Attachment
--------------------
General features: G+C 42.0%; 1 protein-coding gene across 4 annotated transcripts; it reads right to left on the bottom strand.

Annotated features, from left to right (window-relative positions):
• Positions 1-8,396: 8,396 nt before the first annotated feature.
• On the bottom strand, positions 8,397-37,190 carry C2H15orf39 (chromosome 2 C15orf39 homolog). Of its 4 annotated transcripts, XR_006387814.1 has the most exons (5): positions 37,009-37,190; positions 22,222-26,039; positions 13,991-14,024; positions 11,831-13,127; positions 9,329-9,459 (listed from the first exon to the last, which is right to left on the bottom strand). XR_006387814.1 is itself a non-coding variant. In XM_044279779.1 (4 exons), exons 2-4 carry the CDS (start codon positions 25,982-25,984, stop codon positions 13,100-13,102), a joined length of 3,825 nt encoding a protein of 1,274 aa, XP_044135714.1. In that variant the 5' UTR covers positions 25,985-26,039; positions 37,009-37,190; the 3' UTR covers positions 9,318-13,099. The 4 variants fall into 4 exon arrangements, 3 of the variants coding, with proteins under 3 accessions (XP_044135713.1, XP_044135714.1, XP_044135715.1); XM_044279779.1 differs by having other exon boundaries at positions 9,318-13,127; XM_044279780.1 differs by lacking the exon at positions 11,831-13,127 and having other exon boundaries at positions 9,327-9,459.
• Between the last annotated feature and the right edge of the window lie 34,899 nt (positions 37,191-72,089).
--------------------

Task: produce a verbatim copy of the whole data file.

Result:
General features: G+C 42.0%; 1 protein-coding gene across 4 annotated transcripts; it reads right to left on the bottom strand.

Annotated features, from left to right (window-relative positions):
• Positions 1-8,396: 8,396 nt before the first annotated feature.
• On the bottom strand, positions 8,397-37,190 carry C2H15orf39 (chromosome 2 C15orf39 homolog). Of its 4 annotated transcripts, XR_006387814.1 has the most exons (5): positions 37,009-37,190; positions 22,222-26,039; positions 13,991-14,024; positions 11,831-13,127; positions 9,329-9,459 (listed from the first exon to the last, which is right to left on the bottom strand). XR_006387814.1 is itself a non-coding variant. In XM_044279779.1 (4 exons), exons 2-4 carry the CDS (start codon positions 25,982-25,984, stop codon positions 13,100-13,102), a joined length of 3,825 nt encoding a protein of 1,274 aa, XP_044135714.1. In that variant the 5' UTR covers positions 25,985-26,039; positions 37,009-37,190; the 3' UTR covers positions 9,318-13,099. The 4 variants fall into 4 exon arrangements, 3 of the variants coding, with proteins under 3 accessions (XP_044135713.1, XP_044135714.1, XP_044135715.1); XM_044279779.1 differs by having other exon boundaries at positions 9,318-13,127; XM_044279780.1 differs by lacking the exon at positions 11,831-13,127 and having other exon boundaries at positions 9,327-9,459.
• Between the last annotated feature and the right edge of the window lie 34,899 nt (positions 37,191-72,089).